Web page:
May also be called: Beauticians; Colorists; Beauty Operators, and Stylists
Hairdressers, Hairstylists, and Cosmetologists offer services to improve the physical appearance of their clients. These include shampooing, cutting, coloring, and styling hair, and massaging and treating the scalp. Note: This guide does not describe manicurists or skin care specialists.
Cosmetologists provide hair styling services for their customers to help them look attractive. Most of their time is spent styling hair according to their clients’ directions, hair type, and facial features. Knowledge of the latest hair styles and cutting techniques is essential. They shampoo, cut, set, and comb hair. They may also color or straighten hair or give it a permanent wave.
Cosmetologists use tools such as combs, scissors, razors, and clippers to cut hair. They set hair using rollers, clips, setting lotions, and gels. Styling hair calls for the use of dryers, combs, brushes, and blow-dryers. They may also use hot combs and curling irons to press and curl hair. Cosmetologists may apply rinses or conditioners after shampooing to treat dry or damaged hair.
Additional duties include scheduling appointments, using the cash register, cleaning the work area and equipment, and keeping records of hair color formulas and permanent waves used by regular patrons. Self-employed Cosmetologists have a managerial role in addition to their work as Stylists.
Each task below is matched to a sample skill required to carry out the task.
Cosmetologists generally work in attractively decorated, well-lit, clean, air-conditioned salons. In most salons, Stylists have their own work stations. The work of the Cosmetologist requires a great deal of standing, stooping, and reaching throughout the workday. Exposure to coloring and curling chemicals may cause allergic skin and lung reactions in some individuals. Most beauty salons are open six days a week, and some are open seven. Cosmetologists usually work five days a week and must be prepared to work weekends and some evenings. The occupation offers excellent opportunities for part-time work. Personal tools are usually furnished by the Cosmetologist. Salon owners may provide most of the other equipment.
Some Cosmetologists belong to the California Cosmetology Association or the United Food & Commercial Workers International Union.
The job of Cosmetologist will appeal to you if you have an enterprising, artistic, and social nature. Enterprising jobs involve starting up and carrying out projects. Artistic occupations frequently involve working with forms, designs, and patterns. They often require self-expression and work that can be done without following a clear set of rules. Social occupations involve working with, communicating with, and teaching people. They can involve leading people and making many decisions.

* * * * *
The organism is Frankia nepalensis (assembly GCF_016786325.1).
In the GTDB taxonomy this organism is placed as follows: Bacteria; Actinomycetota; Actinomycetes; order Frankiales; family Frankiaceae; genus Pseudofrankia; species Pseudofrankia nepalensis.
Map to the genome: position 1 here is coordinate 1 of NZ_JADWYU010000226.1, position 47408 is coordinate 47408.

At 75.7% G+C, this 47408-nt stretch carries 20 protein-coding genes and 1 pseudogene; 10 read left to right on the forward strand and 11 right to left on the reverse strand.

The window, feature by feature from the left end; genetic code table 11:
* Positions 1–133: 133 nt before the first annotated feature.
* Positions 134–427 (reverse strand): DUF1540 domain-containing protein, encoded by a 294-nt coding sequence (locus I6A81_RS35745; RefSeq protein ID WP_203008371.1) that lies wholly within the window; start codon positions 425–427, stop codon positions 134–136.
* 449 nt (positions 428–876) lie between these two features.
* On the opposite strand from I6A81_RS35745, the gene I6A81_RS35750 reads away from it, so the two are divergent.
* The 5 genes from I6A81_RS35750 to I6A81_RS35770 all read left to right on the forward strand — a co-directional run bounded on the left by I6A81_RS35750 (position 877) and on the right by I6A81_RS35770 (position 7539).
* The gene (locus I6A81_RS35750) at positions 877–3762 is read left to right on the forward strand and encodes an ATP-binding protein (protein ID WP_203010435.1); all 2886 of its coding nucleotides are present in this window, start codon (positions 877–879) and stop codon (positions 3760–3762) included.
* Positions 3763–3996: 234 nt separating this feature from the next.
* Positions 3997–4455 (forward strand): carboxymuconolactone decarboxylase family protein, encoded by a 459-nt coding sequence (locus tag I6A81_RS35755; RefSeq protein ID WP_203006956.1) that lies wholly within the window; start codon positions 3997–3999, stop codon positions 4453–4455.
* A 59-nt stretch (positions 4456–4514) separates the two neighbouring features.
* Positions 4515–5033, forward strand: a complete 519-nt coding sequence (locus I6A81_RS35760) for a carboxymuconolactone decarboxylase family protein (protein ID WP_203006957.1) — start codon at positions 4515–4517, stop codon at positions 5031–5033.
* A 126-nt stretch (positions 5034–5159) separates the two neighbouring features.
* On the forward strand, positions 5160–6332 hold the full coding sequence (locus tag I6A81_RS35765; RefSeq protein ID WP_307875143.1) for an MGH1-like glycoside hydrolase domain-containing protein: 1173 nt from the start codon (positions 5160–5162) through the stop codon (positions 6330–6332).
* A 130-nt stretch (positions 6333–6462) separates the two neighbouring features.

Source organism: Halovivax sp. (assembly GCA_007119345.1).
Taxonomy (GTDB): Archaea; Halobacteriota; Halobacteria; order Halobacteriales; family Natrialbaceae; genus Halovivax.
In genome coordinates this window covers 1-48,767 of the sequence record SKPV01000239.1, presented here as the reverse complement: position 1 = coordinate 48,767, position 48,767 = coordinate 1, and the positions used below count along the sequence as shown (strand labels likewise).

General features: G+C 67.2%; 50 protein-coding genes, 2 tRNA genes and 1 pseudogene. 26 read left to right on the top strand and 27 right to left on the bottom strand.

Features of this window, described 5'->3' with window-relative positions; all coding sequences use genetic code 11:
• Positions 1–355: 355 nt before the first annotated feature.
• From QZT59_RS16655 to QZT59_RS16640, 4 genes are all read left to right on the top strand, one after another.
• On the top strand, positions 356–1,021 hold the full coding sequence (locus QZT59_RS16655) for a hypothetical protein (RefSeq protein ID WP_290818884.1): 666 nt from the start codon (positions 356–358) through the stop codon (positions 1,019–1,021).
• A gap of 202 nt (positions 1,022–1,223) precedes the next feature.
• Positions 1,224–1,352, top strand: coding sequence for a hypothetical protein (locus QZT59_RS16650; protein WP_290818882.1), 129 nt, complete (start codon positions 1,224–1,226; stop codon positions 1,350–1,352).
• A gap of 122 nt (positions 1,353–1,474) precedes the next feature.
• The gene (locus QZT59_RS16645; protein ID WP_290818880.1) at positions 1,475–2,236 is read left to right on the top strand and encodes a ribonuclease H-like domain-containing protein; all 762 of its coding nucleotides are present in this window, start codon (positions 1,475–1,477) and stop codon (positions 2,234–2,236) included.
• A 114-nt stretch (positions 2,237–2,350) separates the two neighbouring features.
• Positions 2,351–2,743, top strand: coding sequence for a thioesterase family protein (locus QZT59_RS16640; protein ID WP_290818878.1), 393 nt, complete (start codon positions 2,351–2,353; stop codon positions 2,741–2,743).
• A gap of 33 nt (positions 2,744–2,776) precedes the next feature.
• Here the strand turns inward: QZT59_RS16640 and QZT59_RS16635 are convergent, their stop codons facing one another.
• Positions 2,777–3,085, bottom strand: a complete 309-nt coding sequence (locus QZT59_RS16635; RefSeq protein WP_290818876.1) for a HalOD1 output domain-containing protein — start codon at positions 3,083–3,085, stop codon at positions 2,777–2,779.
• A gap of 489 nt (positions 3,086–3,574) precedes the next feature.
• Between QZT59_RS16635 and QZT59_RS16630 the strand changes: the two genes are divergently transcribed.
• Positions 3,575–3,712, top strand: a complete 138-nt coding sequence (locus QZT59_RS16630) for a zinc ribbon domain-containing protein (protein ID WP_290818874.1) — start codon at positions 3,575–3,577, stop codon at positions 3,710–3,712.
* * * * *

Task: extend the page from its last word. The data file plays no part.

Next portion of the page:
The wages listed in the table below do not reflect the earnings of self-employed Hairdressers and Cosmetologists, which can be higher depending on the location of a salon, customer tipping practices, and competition from other salons. A Cosmetologist’s initiative and ability to attract and hold regular clients are key factors in determining his or her earnings. Earnings for entry-level workers are usually low; however, for those who stay in the profession, earnings can be considerably higher.
The median wage in 2016 for Hairdressers, Hairstylists, and Cosmetologists in California was $23,770 annually, or $11.43 hourly. The median is the point at which half of the workers earn more and half earn less.
Full-time Cosmetologists who are salaried often receive medical and dental benefits, sick leave, and vacation credits. Those who work part-time and Cosmetologists who own their own businesses generally must purchase their own health and dental insurance.
The job outlook for Cosmetologists is favorable. Along with new jobs expected, many more job opportunities will occur to fill vacancies as Cosmetologists retire or leave for other kinds of work. Factors that contribute to a demand for cosmetology services include a growing population with higher incomes, more styling services for men, the increasing number of working women, and a general expansion of the beauty salon industry.
In California, the number of Hairdressers, Hairstylists, and Cosmetologists is expected to grow faster than average growth rate for all occupations. Jobs for Hairdressers, Hairstylists, and Cosmetologists are expected to increase by 18.7 percent, or 8,300 jobs between 2014 and 2024.